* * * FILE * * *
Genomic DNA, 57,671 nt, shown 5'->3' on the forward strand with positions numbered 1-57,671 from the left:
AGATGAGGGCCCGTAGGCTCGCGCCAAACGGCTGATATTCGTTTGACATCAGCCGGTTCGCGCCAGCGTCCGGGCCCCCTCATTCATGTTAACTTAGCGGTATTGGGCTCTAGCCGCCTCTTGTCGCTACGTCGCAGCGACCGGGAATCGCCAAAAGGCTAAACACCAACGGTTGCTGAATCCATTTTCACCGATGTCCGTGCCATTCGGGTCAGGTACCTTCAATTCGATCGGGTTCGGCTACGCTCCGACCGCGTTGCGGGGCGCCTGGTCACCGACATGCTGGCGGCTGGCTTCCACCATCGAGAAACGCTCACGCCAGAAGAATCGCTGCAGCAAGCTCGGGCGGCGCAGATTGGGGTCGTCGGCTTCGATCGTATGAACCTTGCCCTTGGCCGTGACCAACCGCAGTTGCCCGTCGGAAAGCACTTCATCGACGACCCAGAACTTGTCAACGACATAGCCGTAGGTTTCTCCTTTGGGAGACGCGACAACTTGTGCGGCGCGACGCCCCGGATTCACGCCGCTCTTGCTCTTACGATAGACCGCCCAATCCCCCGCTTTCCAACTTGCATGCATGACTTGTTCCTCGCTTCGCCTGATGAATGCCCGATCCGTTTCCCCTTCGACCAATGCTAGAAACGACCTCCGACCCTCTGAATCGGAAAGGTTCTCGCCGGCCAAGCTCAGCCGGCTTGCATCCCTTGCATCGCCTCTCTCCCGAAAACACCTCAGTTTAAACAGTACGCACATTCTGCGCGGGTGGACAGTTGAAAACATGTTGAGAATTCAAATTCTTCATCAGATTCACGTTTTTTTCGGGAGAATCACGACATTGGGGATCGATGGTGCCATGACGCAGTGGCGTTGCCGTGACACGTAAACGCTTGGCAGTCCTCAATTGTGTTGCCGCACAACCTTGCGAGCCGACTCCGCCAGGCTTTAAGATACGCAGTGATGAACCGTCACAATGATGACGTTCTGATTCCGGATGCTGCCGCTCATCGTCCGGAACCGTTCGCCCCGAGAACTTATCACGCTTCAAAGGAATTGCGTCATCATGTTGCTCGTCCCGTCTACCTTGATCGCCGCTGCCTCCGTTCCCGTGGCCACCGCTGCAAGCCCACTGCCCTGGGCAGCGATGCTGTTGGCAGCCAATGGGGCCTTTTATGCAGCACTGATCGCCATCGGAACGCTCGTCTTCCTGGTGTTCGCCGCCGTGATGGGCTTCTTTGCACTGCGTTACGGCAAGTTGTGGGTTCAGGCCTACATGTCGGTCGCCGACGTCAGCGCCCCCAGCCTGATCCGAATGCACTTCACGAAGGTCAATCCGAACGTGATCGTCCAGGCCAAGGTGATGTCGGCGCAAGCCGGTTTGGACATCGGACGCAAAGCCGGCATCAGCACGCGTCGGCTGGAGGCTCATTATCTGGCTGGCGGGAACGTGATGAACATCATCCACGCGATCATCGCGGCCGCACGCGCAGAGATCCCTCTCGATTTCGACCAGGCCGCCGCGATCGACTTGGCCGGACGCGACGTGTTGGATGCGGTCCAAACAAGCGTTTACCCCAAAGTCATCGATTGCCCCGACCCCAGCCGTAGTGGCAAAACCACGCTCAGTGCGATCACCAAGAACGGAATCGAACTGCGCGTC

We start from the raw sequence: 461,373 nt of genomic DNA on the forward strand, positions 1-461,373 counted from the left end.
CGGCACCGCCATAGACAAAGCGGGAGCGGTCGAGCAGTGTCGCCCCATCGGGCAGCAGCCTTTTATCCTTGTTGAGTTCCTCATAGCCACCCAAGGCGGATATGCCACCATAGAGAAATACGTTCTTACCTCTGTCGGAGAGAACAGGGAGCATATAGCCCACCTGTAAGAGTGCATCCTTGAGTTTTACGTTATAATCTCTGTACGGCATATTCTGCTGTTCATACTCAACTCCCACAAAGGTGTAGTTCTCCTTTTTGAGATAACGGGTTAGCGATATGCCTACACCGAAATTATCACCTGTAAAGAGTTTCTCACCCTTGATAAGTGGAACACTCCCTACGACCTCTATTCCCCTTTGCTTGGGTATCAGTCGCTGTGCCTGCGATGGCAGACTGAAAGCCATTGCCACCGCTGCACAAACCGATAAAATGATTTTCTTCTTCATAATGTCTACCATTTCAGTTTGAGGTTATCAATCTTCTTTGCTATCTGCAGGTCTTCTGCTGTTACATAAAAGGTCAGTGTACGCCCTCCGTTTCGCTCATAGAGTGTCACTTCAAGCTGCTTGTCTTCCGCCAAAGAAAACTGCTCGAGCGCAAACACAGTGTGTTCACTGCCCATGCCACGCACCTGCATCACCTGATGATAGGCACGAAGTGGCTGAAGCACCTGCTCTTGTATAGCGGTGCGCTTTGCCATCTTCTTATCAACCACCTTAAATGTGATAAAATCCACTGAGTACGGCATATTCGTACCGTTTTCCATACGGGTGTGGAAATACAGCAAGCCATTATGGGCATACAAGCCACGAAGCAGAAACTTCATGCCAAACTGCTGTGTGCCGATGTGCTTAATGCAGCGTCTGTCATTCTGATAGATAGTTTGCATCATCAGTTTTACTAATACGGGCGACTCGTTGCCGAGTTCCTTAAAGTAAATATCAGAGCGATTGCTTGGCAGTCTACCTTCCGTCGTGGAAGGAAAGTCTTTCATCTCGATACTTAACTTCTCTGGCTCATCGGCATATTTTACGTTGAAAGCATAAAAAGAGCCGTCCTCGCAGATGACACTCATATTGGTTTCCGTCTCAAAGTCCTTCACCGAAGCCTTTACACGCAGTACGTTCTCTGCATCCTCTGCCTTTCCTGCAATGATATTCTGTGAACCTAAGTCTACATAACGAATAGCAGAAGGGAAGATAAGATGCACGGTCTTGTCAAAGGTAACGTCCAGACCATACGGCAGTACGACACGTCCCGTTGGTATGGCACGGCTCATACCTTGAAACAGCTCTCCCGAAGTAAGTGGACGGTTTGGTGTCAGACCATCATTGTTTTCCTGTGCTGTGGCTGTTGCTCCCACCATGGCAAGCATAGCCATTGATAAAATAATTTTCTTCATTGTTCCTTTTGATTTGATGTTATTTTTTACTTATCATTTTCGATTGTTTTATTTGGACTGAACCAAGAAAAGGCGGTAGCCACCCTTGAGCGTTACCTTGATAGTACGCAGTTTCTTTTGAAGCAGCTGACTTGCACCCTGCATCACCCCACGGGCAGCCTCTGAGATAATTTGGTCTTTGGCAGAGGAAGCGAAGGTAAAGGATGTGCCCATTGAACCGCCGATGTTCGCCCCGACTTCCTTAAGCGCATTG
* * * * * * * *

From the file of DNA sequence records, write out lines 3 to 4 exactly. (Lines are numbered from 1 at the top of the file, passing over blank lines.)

We start from the raw sequence: 461,373 nt of genomic DNA on the forward strand, positions 1-461,373 counted from the left end.
CGGCACCGCCATAGACAAAGCGGGAGCGGTCGAGCAGTGTCGCCCCATCGGGCAGCAGCCTTTTATCCTTGTTGAGTTCCTCATAGCCACCCAAGGCGGATATGCCACCATAGAGAAATACGTTCTTACCTCTGTCGGAGAGAACAGGGAGCATATAGCCCACCTGTAAGAGTGCATCCTTGAGTTTTACGTTATAATCTCTGTACGGCATATTCTGCTGTTCATACTCAACTCCCACAAAGGTGTAGTTCTCCTTTTTGAGATAACGGGTTAGCGATATGCCTACACCGAAATTATCACCTGTAAAGAGTTTCTCACCCTTGATAAGTGGAACACTCCCTACGACCTCTATTCCCCTTTGCTTGGGTATCAGTCGCTGTGCCTGCGATGGCAGACTGAAAGCCATTGCCACCGCTGCACAAACCGATAAAATGATTTTCTTCTTCATAATGTCTACCATTTCAGTTTGAGGTTATCAATCTTCTTTGCTATCTGCAGGTCTTCTGCTGTTACATAAAAGGTCAGTGTACGCCCTCCGTTTCGCTCATAGAGTGTCACTTCAAGCTGCTTGTCTTCCGCCAAAGAAAACTGCTCGAGCGCAAACACAGTGTGTTCACTGCCCATGCCACGCACCTGCATCACCTGATGATAGGCACGAAGTGGCTGAAGCACCTGCTCTTGTATAGCGGTGCGCTTTGCCATCTTCTTATCAACCACCTTAAATGTGATAAAATCCACTGAGTACGGCATATTCGTACCGTTTTCCATACGGGTGTGGAAATACAGCAAGCCATTATGGGCATACAAGCCACGAAGCAGAAACTTCATGCCAAACTGCTGTGTGCCGATGTGCTTAATGCAGCGTCTGTCATTCTGATAGATAGTTTGCATCATCAGTTTTACTAATACGGGCGACTCGTTGCCGAGTTCCTTAAAGTAAATATCAGAGCGATTGCTTGGCAGTCTACCTTCCGTCGTGGAAGGAAAGTCTTTCATCTCGATACTTAACTTCTCTGGCTCATCGGCATATTTTACGTTGAAAGCATAAAAAGAGCCGTCCTCGCAGATGACACTCATATTGGTTTCCGTCTCAAAGTCCTTCACCGAAGCCTTTACACGCAGTACGTTCTCTGCATCCTCTGCCTTTCCTGCAATGATATTCTGTGAACCTAAGTCTACATAACGAATAGCAGAAGGGAAGATAAGATGCACGGTCTTGTCAAAGGTAACGTCCAGACCATACGGCAGTACGACACGTCCCGTTGGTATGGCACGGCTCATACCTTGAAACAGCTCTCCCGAAGTAAGTGGACGGTTTGGTGTCAGACCATCATTGTTTTCCTGTGCTGTGGCTGTTGCTCCCACCATGGCAAGCATAGCCATTGATAAAATAATTTTCTTCATTGTTCCTTTTGATTTGATGTTATTTTTTACTTATCATTTTCGATTGTTTTATTTGGACTGAACCAAGAAAAGGCGGTAGCCACCCTTGAGCGTTACCTTGATAGTACGCAGTTTCTTTTGAAGCAGCTGACTTGCACCCTGCATCACCCCACGGGCAGCCTCTGAGATAATTTGGTCTTTGGCAGAGGAAGCGAAGGTAAAGGATGTGCCCATTGAACCGCCGATGTTCGCCCCGACTTCCTTAAGCGCATTG